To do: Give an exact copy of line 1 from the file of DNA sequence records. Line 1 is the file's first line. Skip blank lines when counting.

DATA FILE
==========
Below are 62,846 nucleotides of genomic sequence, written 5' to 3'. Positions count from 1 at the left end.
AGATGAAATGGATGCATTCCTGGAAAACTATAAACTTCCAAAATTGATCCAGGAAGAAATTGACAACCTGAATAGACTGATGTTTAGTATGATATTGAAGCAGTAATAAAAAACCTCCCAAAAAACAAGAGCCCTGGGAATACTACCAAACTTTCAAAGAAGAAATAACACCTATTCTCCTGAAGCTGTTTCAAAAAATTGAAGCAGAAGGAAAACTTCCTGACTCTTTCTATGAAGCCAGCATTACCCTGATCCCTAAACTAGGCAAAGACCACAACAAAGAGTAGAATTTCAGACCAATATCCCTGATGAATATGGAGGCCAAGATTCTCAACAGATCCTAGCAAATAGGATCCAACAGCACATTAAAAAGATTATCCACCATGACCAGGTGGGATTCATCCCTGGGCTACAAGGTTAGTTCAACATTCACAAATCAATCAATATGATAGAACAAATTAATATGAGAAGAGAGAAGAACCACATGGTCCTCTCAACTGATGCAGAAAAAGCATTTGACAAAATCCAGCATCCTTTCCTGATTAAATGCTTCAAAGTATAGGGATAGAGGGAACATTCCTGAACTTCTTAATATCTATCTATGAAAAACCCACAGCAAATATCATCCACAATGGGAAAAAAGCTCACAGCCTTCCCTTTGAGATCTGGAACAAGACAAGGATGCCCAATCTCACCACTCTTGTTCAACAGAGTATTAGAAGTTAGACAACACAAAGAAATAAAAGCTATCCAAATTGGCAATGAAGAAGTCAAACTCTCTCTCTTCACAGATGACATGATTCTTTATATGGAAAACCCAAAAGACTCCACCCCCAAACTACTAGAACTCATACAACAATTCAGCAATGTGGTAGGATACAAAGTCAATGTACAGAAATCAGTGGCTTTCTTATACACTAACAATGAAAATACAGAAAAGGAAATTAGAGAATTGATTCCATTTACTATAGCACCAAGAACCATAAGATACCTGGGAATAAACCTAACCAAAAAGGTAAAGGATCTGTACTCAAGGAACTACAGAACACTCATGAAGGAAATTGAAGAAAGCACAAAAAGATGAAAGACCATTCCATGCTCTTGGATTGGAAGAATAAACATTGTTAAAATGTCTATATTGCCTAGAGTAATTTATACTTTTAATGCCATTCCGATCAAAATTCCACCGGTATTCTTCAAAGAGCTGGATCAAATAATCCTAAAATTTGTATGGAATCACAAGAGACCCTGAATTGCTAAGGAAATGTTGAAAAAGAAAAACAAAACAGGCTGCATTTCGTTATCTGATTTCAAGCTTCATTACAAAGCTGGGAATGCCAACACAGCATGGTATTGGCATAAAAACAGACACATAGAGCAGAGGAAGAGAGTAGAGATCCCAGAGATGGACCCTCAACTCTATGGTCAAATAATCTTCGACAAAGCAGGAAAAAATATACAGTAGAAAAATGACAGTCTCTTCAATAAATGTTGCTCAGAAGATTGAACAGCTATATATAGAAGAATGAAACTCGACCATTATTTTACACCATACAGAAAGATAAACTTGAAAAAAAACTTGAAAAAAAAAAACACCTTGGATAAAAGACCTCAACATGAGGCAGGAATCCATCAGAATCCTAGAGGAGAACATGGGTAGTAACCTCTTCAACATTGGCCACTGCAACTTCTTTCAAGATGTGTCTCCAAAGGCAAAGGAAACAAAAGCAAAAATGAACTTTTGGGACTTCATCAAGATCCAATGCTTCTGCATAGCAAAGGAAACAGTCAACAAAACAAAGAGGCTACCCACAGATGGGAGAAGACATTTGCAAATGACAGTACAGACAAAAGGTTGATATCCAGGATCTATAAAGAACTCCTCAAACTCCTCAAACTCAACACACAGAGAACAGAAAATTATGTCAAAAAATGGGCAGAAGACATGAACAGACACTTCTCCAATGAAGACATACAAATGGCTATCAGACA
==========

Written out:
Below are 62,846 nucleotides of genomic sequence, written 5' to 3'. Positions count from 1 at the left end.